How do you save the lives of children who would otherwise die of diseases like pneumonia, the number one killer of kids in the developing world? Get a hometown hero on your side.
Frontline Health Workers are saving lives every single day in places like Uganda and Kenya, where I traveled just a week or so ago, and in Nepal, Bangladesh and countries all over the world. These workers—predominantly women—are active in their own communities and often have just a basic primary school education. But they are there every day, in the places where kids and moms are dying and can be saved, using common sense and simple tools to save lives. They are given training on how to recognize and treat basic childhood illness like pneumonia and diarrhea that can kill kids if not treated quickly. They need only simple
supplies, like stopwatches to measure a baby’s breathing rate to check for signs of pneumonia, oral rehydration solution to treat dehydration, and simple picture books they can use to teach moms how to breastfeed. These tireless heroes walk hundreds of miles a month to make house calls to pregnant moms, newborns, or sick children who need them.
But these heroes are often working against some tough odds. In Uganda, the average woman has an astounding 7.1 children. And sadly, girls as young as 14 or 15 are giving birth while they are still only kids themselves, when their bodies are often not fully developed. And when children are born close together, women have little time to recover from childbirth or to focus on the health of their young children. Family planning services can be spotty in a place like Uganda, but they are an important part of improving the health of mothers and children—and Frontline Health Workers can help deliver these critical services.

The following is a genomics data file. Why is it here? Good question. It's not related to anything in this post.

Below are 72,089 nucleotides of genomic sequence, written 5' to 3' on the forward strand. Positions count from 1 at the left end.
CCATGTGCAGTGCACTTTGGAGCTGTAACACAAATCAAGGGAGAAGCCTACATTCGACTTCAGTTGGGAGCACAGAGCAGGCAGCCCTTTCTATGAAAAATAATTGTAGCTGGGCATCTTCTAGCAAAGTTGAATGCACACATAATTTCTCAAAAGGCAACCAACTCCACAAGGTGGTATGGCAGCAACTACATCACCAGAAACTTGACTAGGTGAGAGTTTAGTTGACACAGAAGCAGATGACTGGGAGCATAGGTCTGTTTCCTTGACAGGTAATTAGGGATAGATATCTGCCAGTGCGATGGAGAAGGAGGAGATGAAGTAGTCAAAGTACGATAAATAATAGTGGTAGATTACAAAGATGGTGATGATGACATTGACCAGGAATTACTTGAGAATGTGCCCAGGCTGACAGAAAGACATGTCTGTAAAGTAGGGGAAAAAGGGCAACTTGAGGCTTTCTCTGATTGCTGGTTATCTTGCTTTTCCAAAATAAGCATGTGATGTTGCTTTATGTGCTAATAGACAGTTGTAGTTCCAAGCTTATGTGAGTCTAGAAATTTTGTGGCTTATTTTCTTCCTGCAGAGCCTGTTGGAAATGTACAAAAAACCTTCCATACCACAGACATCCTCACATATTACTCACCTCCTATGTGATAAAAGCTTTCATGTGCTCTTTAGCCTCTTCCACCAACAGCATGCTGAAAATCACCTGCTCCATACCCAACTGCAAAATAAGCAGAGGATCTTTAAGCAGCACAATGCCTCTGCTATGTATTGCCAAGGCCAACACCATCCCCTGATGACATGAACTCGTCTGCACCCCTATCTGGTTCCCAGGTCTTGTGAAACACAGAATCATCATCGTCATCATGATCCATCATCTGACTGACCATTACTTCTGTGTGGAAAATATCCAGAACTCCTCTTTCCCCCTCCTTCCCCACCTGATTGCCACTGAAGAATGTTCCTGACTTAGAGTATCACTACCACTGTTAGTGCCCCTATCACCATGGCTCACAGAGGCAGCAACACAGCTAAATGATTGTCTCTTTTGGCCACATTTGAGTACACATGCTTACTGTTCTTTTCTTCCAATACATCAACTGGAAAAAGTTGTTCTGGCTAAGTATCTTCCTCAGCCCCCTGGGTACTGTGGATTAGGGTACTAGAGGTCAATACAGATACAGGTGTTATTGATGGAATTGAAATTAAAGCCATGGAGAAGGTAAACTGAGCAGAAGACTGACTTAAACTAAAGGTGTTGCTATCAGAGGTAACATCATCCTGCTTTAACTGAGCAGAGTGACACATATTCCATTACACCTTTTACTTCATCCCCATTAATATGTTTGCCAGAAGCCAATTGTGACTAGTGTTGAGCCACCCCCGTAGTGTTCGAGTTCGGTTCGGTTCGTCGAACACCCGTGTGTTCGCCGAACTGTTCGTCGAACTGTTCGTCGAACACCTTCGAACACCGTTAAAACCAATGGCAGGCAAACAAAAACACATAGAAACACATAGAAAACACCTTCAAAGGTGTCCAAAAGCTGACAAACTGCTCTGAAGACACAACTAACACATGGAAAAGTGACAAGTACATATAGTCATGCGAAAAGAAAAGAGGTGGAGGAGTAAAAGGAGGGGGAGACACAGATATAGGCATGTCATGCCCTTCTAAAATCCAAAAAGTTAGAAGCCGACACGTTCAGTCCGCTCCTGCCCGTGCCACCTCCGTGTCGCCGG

Sometimes health workers are not allowed to treat common childhood diseases, due to push-back from the country’s medical establishment. While doctors and nurses are a very critical part of saving lives, the reality is that many mothers and children can’t or won’t get to a health facility where doctors and nurses are located. Basic health services must be delivered where and when children need them. For parents or pregnant women, it is often not possible to walk for hours to access a clinic or hospital. And sometimes very poor patients can’t come up with the money
or supplies they need once they get to a hospital. Poor families don’t have the cash for these basics. Frontline Health Workers need to be able and empowered to treat common childhood and adult illnesses.
It’s estimated that millions of health workers—trained, equipped and supported individuals—are needed in the developing world to provide basic healthcare where it’s most needed. Save the Children has helped form a coalition of organizations here in the U.S. to push for more support for one million of these workers and, specifically, for U.S. funding to train and support 250,000 workers as soon as possible. Waiting means unnecessary deaths. Read more about the joint efforts of the Frontline Health Worker Coalition.
In my travels, it becomes clear to
be that heroes come in many forms. There are the community-based heroes mentioned above, who bring much-needed care to their neighbors and friends. There are the individual supporters, like you, who read this blog and are part of making the world a better place for children. And while I was in Uganda, a new group of heroes joined the effort…superheroes, actually! The We Can Be Heroes campaign—featuring the Justice League (Superman, Batman, Wonder Woman and others)—launched in January to bring superpower attention to the hunger crisis in the Horn of Africa.
The needs of children are great and varied. But each of us can find the hero inside to stand up for a child who deserves better. And in Uganda, Kenya and beyond, kids are healthier thanks to Frontline Health Workers who are providing basic services. These hometown heroes deserve our support…and our thanks.